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Subset Games really knows how to design a solid game. FTL: Faster Than Light demonstrated that the team possesses the chops to create a game capable of sucking people in for dozens of hours with engaging strategy that often asks players to make tough decisions. Those tough decisions, the kind upon which hang life or death, form the central thesis of Into the Breach.


Into the Breach takes place in a far flung future where Earth has flooded, reducing its landmass down to a handful of islands and unleashing the Vek, a collection of horrific kaiju from deep underground. Humanity created fleets of giant robots capable of fighting the Vek to defend the last cities on the planet, but it doesn't seem to be enough. Overwhelmed and on the brink of total annihilation, one last, desperate plan was conceived: Send one experienced mech pilot back through time armed with the knowledge to prevent humanity's doom and win the war against the Vek. 


The scenario, penned by Chris Avellone, the creative mind behind Baldur's Gate and Fallout: New Vegas, sets the stage for the roguelike elements of Into the Breach. When players manage to defeat the Vek, they are able to send a pilot of their choice to another timeline to continue the fight. Death, on the other hand, results in the last pilot to die engaging an emergency jump to a different timeline. That pilot brings all of the skills and experience they have acquired to the new timeline, giving future playthroughs an edge over the previous ones. It's a helpful feature, as players will need every tactical advantage they can get to make it through Into the Breach. 




While the decision making in FTL largely centered around preparing for battle, Into the Breach puts almost every decision into the turn-based tactics battles themselves. Each conflict with the kaiju takes five rounds. After those five rounds, the towering monstrosities retreat back into the dark depths from which they came. Players have two basic things to do during those precious few turns: Keep their mechs alive and prevent the kaiju from damaging cities. If a mech's health drops to zero, the pilot dies permanently. If a building takes damage, the power grid takes damage, too. Players lose the entire timeline if the power grid drops to zero hit points. These simple goals quickly become complicated by bonus objectives and map conditions. Each mission can grant reputation, which can be spent on various upgrades after completing an island, or power to replenish and reinforce the power grid's health and defenses.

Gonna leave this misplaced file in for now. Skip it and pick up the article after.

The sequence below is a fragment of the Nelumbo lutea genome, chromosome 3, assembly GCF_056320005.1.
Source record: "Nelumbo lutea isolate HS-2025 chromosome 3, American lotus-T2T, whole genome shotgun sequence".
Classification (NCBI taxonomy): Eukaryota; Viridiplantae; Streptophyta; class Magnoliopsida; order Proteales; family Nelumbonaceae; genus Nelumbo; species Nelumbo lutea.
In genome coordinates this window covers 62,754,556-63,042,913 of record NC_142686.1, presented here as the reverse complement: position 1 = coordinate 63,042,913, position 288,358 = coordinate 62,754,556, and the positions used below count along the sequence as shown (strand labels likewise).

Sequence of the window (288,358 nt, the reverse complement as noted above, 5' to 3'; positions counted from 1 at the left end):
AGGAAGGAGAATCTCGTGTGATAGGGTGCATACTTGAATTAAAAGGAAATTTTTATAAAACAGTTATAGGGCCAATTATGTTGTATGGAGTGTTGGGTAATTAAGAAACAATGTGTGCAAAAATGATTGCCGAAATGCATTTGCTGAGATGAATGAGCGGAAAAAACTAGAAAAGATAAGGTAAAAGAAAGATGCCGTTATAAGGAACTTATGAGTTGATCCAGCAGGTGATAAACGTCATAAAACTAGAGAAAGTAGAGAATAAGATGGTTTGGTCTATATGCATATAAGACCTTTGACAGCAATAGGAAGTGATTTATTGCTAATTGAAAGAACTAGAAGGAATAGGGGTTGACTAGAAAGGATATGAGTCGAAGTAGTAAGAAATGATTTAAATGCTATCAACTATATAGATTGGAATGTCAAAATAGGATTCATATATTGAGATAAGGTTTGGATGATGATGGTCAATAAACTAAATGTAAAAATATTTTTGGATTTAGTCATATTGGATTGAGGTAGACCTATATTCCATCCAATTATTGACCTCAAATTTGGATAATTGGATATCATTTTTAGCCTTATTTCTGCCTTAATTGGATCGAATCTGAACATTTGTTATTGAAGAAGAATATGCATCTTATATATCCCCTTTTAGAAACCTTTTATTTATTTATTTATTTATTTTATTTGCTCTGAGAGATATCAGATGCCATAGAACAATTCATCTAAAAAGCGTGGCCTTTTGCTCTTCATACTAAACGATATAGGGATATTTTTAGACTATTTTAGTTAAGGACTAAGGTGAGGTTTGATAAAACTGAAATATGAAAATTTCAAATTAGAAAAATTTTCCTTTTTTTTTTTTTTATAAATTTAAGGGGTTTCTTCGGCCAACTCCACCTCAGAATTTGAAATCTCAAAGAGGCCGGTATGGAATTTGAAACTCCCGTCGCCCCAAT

This leads to the player approaching each mission as potentially game-ending. Sure, perhaps using a rocket punch to kill that kaiju might accomplish an objective for reputation or save a friendly mech, but it will likely also damage the power grid bringing the timeline that much closer to failure. However, maybe that loss is worth it if you can get enough reputation to later purchase more power for the grid or maybe complete a bonus objective that provides more power. 


Each mech in the three machine team possesses different abilities that often do more than just straight damage. These abilities can push enemies, pull them, create a defensive shield, launch barriers, distribute damage in unique patterns, and much, much more. This leads to a delicate balancing act in battle, where every tool at the player's disposal must be employed to move enemies into positions where their attacks miss or hit one another in an effort to minimize damage to the power grid. 




One aspect unique to Into the Breach is that enemies move and prepare attacks before the player's turn. The game presents all information to players upfront. All attacks hit and do full damage. This allows players to sit back and plan their moves carefully while knowing what the outcome of their actions will be. Of course, that can lead players to make mistakes; something that can lead to absolute disaster in the space of a single turn. Subset included the option to reset a turn once per battle to give players some degree of leniency.